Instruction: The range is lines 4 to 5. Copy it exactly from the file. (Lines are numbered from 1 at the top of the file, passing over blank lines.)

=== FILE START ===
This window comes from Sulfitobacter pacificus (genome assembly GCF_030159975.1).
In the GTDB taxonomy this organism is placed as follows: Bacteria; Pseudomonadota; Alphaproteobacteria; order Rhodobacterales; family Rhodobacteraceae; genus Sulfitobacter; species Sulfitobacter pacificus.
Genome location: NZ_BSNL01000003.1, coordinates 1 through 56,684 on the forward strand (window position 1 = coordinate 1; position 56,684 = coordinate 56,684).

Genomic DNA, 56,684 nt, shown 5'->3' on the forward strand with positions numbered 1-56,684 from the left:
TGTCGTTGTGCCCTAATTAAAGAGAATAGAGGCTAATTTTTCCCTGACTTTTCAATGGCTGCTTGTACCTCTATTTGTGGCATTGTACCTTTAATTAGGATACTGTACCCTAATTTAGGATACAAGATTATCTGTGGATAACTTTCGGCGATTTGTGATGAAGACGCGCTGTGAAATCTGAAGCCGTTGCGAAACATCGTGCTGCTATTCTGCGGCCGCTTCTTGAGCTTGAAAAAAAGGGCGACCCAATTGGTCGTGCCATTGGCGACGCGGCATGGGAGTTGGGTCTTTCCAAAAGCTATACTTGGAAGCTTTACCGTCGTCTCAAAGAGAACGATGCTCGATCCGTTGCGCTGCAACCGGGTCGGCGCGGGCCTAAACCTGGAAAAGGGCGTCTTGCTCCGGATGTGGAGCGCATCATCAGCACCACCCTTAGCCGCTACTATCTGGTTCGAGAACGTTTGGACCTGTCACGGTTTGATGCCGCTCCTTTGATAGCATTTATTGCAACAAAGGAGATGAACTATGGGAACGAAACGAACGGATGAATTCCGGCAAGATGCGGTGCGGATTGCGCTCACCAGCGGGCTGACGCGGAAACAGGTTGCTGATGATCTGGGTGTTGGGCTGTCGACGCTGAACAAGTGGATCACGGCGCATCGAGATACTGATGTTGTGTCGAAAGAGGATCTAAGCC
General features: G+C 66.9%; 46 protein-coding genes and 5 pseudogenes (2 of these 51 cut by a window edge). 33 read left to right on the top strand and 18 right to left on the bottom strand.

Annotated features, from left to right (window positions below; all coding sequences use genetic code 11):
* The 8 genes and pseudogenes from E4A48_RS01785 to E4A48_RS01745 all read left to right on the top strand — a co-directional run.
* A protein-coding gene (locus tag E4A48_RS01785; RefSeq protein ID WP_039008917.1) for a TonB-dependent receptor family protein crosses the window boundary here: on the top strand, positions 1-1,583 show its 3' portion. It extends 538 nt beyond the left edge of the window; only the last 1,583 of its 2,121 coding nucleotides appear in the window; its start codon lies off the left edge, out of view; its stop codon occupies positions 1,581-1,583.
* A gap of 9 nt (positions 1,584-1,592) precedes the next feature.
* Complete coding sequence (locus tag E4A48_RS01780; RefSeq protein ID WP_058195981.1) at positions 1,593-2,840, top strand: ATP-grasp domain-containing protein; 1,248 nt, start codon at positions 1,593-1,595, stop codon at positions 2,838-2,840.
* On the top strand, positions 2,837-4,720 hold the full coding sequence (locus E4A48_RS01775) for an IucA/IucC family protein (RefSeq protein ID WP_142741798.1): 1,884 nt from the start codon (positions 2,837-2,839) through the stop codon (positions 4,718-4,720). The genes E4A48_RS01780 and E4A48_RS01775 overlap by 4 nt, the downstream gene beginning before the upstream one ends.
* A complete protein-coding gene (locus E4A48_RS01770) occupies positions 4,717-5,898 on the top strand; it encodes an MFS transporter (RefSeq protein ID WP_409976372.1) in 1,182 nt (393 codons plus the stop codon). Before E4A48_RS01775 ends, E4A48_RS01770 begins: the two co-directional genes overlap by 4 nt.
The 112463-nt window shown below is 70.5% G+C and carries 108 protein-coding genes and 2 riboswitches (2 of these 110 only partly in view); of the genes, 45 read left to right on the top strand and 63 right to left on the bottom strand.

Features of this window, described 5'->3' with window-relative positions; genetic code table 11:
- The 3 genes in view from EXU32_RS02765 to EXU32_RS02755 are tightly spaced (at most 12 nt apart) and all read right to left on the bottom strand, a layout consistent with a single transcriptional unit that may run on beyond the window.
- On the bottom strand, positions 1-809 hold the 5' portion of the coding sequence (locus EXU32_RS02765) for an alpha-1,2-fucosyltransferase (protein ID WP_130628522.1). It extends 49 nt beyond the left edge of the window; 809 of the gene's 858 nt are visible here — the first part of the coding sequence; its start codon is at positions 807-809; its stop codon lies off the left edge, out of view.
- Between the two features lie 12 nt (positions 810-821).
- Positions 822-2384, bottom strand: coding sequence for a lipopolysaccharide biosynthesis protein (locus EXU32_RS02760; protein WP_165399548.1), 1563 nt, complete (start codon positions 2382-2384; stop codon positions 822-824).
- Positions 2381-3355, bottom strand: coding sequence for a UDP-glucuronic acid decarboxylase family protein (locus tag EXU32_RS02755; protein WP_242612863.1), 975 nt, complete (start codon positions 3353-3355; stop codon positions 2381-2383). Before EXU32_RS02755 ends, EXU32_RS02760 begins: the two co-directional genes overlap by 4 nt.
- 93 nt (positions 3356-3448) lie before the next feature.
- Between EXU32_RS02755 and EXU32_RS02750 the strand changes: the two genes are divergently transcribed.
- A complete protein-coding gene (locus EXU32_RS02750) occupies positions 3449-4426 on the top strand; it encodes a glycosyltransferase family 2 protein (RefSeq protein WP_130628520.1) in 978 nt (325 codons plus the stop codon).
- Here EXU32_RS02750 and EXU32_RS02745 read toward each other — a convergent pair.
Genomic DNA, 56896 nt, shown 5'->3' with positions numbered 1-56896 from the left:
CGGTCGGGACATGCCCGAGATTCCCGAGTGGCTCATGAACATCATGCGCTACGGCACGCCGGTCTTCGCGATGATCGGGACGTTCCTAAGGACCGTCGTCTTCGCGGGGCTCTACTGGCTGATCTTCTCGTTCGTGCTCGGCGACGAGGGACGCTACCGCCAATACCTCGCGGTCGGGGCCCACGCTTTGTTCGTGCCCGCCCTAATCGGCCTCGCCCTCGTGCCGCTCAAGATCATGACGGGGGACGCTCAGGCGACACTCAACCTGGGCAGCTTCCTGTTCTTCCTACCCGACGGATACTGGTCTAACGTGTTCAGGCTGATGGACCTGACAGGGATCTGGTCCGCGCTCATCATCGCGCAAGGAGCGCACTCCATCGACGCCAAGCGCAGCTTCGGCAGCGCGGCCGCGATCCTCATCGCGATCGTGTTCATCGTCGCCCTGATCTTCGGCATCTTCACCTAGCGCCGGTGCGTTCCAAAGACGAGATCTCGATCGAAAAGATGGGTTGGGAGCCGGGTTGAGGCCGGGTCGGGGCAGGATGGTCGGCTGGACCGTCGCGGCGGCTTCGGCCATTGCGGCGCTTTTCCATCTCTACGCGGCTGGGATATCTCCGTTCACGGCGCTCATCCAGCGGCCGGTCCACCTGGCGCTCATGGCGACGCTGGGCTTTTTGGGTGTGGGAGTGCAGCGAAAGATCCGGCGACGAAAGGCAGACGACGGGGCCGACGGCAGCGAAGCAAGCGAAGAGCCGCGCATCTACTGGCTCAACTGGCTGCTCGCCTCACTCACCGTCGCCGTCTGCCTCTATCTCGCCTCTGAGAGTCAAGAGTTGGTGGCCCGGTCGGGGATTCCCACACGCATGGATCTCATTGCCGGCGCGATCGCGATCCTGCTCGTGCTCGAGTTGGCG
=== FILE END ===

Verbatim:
Genomic DNA, 56,684 nt, shown 5'->3' on the forward strand with positions numbered 1-56,684 from the left:
TGTCGTTGTGCCCTAATTAAAGAGAATAGAGGCTAATTTTTCCCTGACTTTTCAATGGCTGCTTGTACCTCTATTTGTGGCATTGTACCTTTAATTAGGATACTGTACCCTAATTTAGGATACAAGATTATCTGTGGATAACTTTCGGCGATTTGTGATGAAGACGCGCTGTGAAATCTGAAGCCGTTGCGAAACATCGTGCTGCTATTCTGCGGCCGCTTCTTGAGCTTGAAAAAAAGGGCGACCCAATTGGTCGTGCCATTGGCGACGCGGCATGGGAGTTGGGTCTTTCCAAAAGCTATACTTGGAAGCTTTACCGTCGTCTCAAAGAGAACGATGCTCGATCCGTTGCGCTGCAACCGGGTCGGCGCGGGCCTAAACCTGGAAAAGGGCGTCTTGCTCCGGATGTGGAGCGCATCATCAGCACCACCCTTAGCCGCTACTATCTGGTTCGAGAACGTTTGGACCTGTCACGGTTTGATGCCGCTCCTTTGATAGCATTTATTGCAACAAAGGAGATGAACTATGGGAACGAAACGAACGGATGAATTCCGGCAAGATGCGGTGCGGATTGCGCTCACCAGCGGGCTGACGCGGAAACAGGTTGCTGATGATCTGGGTGTTGGGCTGTCGACGCTGAACAAGTGGATCACGGCGCATCGAGATACTGATGTTGTGTCGAAAGAGGATCTAAGCC